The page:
Mason County, Kentucky
The Mason County courthouse in Maysville
Location within the U.S. state of Kentucky
Kentucky's location within the U.S.
|Named for||George Mason|
|• Total||246 sq mi (640 km2)|
|• Land||240 sq mi (600 km2)|
|• Water||6.3 sq mi (16 km2) 2.6%%|
| • Estimate |
|• Density||73/sq mi (28/km2)|
|Time zone||UTC−5 (Eastern)|
|• Summer (DST)||UTC−4 (EDT)|
Mason County is a county located in the U.S. state of Kentucky. As of the 2010 census, the population was 17,490. Its county seat is Maysville. The county was created from Bourbon County, Virginia in 1788 and named for George Mason, a Virginia delegate to the U.S. Constitutional Convention, known as the "Father of the Bill of Rights". Mason County comprises the Maysville, KY Micropolitan Statistical Area, which is included in the Cincinnati-Wilmington-Maysville, OH-KY-IN Combined Statistical Area.
According to the U.S. Census Bureau, the county has a total area of 246 square miles (640 km2), of which 240 square miles (620 km2) is land and 6.3 square miles (16 km2) (2.6%) is water. The county's northern border with Ohio is formed by the Ohio River.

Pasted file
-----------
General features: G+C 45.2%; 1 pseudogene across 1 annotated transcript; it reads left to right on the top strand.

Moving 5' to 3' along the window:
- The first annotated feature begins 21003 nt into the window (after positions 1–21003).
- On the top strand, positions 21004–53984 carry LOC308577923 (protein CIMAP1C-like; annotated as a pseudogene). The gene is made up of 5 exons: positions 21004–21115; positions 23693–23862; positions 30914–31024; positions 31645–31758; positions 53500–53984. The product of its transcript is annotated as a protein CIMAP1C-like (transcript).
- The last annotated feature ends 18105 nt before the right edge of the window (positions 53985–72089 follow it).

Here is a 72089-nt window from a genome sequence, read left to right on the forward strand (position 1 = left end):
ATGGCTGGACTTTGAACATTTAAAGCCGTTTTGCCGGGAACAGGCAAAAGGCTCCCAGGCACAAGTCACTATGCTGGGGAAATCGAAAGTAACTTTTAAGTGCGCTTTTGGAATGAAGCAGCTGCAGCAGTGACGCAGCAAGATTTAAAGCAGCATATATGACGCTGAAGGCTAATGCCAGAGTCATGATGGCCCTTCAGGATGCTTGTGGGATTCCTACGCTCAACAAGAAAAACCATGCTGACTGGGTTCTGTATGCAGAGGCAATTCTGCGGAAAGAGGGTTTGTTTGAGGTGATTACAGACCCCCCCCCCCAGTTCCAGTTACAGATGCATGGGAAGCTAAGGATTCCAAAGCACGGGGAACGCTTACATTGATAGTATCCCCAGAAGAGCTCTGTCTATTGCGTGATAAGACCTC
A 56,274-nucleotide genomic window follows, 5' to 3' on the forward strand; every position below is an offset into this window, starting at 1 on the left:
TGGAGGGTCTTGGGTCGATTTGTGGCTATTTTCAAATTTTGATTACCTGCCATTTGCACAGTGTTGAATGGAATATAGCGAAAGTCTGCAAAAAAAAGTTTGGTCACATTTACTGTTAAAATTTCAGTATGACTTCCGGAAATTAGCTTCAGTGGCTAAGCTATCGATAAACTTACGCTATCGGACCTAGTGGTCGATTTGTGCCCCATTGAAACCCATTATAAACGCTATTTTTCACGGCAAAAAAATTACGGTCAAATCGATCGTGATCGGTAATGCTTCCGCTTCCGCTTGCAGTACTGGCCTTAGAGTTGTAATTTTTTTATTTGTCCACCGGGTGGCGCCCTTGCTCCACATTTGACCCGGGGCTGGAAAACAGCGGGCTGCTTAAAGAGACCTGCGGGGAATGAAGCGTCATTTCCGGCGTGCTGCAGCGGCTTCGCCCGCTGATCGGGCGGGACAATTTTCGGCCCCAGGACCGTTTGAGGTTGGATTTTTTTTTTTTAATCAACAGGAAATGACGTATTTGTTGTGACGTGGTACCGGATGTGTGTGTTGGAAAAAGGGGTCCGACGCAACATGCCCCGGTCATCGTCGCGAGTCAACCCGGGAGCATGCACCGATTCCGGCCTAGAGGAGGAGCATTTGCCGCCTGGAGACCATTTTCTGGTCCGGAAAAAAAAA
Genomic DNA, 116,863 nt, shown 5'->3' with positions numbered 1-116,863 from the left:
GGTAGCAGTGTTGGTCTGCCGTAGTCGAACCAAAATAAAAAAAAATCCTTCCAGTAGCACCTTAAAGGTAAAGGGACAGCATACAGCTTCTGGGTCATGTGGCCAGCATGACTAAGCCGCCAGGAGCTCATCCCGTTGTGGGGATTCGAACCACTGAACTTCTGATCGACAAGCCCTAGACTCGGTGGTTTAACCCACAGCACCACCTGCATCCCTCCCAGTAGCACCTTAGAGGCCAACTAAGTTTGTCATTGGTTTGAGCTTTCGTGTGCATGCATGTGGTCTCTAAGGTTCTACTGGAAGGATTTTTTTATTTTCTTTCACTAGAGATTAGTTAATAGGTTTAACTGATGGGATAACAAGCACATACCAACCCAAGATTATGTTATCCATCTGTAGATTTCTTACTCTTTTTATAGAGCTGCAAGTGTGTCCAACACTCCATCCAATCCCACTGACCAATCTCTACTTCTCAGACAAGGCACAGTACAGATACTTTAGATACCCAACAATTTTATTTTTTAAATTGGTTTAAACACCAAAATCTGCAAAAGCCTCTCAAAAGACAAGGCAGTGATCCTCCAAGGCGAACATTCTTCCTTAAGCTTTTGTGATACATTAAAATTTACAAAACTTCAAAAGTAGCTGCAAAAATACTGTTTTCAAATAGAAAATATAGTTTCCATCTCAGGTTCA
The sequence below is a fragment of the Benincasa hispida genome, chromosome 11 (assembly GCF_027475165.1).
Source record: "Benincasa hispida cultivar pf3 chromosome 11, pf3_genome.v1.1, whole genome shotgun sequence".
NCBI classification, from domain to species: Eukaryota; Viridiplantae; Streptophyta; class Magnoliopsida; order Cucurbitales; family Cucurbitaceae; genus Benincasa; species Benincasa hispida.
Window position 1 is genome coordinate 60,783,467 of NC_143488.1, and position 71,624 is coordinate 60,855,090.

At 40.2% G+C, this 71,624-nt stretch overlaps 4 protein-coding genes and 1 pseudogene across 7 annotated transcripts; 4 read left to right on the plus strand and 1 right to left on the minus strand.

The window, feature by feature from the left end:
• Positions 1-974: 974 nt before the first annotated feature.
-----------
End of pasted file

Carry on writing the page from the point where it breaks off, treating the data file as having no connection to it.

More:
- Brown County, Ohio (north)
- Adams County, Ohio (northeast)
- Lewis County (east)
- Fleming County (south)
- Robertson County (southwest)
- Bracken County (west)
|U.S. Decennial Census|
As of the census of 2000, there were 16,800 people, 6,847 households, and 4,697 families residing in the county. The population density was 70 per square mile (27/km2). There were 7,754 housing units at an average density of 32 per square mile (12/km2). The racial makeup of the county was 90.88% White, 7.16% Black or African American, 0.15% Native American, 0.37% Asian, 0.02% Pacific Islander, 0.57% from other races, and 0.85% from two or more races. 0.95% of the population were Hispanic or Latino of any race.
There were 6,847 households out of which 31.30% had children under the age of 18 living with them, 54.20% were married couples living together, 11.10% had a female householder with no husband present, and 31.40% were non-families. 27.60% of all households were made up of individuals and 12.80% had someone living alone who was 65 years of age or older. The average household size was 2.41 and the average family size was 2.92.